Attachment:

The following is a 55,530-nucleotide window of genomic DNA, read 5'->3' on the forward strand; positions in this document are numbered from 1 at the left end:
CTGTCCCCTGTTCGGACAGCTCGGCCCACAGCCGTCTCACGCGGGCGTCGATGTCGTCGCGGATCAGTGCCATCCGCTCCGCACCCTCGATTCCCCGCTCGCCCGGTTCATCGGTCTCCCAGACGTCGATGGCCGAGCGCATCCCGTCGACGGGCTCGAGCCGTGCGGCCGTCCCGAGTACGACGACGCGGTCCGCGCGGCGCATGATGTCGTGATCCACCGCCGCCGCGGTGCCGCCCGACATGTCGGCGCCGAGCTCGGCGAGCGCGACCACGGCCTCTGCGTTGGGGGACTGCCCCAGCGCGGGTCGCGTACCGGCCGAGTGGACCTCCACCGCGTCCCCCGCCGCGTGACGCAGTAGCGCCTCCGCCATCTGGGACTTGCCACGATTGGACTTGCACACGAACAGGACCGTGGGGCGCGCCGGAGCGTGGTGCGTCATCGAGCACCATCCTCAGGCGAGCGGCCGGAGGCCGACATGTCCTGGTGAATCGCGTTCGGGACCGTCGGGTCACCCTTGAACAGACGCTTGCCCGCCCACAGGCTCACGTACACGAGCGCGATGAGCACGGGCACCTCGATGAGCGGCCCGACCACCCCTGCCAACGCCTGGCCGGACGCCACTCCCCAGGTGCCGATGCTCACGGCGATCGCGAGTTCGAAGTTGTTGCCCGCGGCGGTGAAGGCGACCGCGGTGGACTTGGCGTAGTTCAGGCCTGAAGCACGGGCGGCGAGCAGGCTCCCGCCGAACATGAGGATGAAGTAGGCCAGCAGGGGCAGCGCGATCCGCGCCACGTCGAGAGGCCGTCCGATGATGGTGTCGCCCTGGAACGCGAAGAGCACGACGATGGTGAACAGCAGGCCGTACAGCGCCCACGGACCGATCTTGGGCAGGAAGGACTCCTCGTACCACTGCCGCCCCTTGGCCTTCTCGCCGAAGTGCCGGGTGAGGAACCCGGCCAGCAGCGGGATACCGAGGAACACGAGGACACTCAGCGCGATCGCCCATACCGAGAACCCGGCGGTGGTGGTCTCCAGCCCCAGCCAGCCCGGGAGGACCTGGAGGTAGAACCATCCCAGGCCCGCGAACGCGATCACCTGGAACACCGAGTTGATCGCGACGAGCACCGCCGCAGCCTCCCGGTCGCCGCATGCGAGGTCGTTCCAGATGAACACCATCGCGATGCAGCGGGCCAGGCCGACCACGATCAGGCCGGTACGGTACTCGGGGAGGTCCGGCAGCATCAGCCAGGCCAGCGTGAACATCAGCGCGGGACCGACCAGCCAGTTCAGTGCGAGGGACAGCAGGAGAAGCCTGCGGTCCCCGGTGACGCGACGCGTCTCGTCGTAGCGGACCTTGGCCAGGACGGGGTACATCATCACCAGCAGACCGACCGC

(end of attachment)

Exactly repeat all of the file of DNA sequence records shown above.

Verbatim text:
The following is a 55,530-nucleotide window of genomic DNA, read 5'->3' on the forward strand; positions in this document are numbered from 1 at the left end:
CTGTCCCCTGTTCGGACAGCTCGGCCCACAGCCGTCTCACGCGGGCGTCGATGTCGTCGCGGATCAGTGCCATCCGCTCCGCACCCTCGATTCCCCGCTCGCCCGGTTCATCGGTCTCCCAGACGTCGATGGCCGAGCGCATCCCGTCGACGGGCTCGAGCCGTGCGGCCGTCCCGAGTACGACGACGCGGTCCGCGCGGCGCATGATGTCGTGATCCACCGCCGCCGCGGTGCCGCCCGACATGTCGGCGCCGAGCTCGGCGAGCGCGACCACGGCCTCTGCGTTGGGGGACTGCCCCAGCGCGGGTCGCGTACCGGCCGAGTGGACCTCCACCGCGTCCCCCGCCGCGTGACGCAGTAGCGCCTCCGCCATCTGGGACTTGCCACGATTGGACTTGCACACGAACAGGACCGTGGGGCGCGCCGGAGCGTGGTGCGTCATCGAGCACCATCCTCAGGCGAGCGGCCGGAGGCCGACATGTCCTGGTGAATCGCGTTCGGGACCGTCGGGTCACCCTTGAACAGACGCTTGCCCGCCCACAGGCTCACGTACACGAGCGCGATGAGCACGGGCACCTCGATGAGCGGCCCGACCACCCCTGCCAACGCCTGGCCGGACGCCACTCCCCAGGTGCCGATGCTCACGGCGATCGCGAGTTCGAAGTTGTTGCCCGCGGCGGTGAAGGCGACCGCGGTGGACTTGGCGTAGTTCAGGCCTGAAGCACGGGCGGCGAGCAGGCTCCCGCCGAACATGAGGATGAAGTAGGCCAGCAGGGGCAGCGCGATCCGCGCCACGTCGAGAGGCCGTCCGATGATGGTGTCGCCCTGGAACGCGAAGAGCACGACGATGGTGAACAGCAGGCCGTACAGCGCCCACGGACCGATCTTGGGCAGGAAGGACTCCTCGTACCACTGCCGCCCCTTGGCCTTCTCGCCGAAGTGCCGGGTGAGGAACCCGGCCAGCAGCGGGATACCGAGGAACACGAGGACACTCAGCGCGATCGCCCATACCGAGAACCCGGCGGTGGTGGTCTCCAGCCCCAGCCAGCCCGGGAGGACCTGGAGGTAGAACCATCCCAGGCCCGCGAACGCGATCACCTGGAACACCGAGTTGATCGCGACGAGCACCGCCGCAGCCTCCCGGTCGCCGCATGCGAGGTCGTTCCAGATGAACACCATCGCGATGCAGCGGGCCAGGCCGACCACGATCAGGCCGGTACGGTACTCGGGGAGGTCCGGCAGCATCAGCCAGGCCAGCGTGAACATCAGCGCGGGACCGACCAGCCAGTTCAGTGCGAGGGACAGCAGGAGAAGCCTGCGGTCCCCGGTGACGCGACGCGTCTCGTCGTAGCGGACCTTGGCCAGGACGGGGTACATCATCACCAGCAGACCGACCGC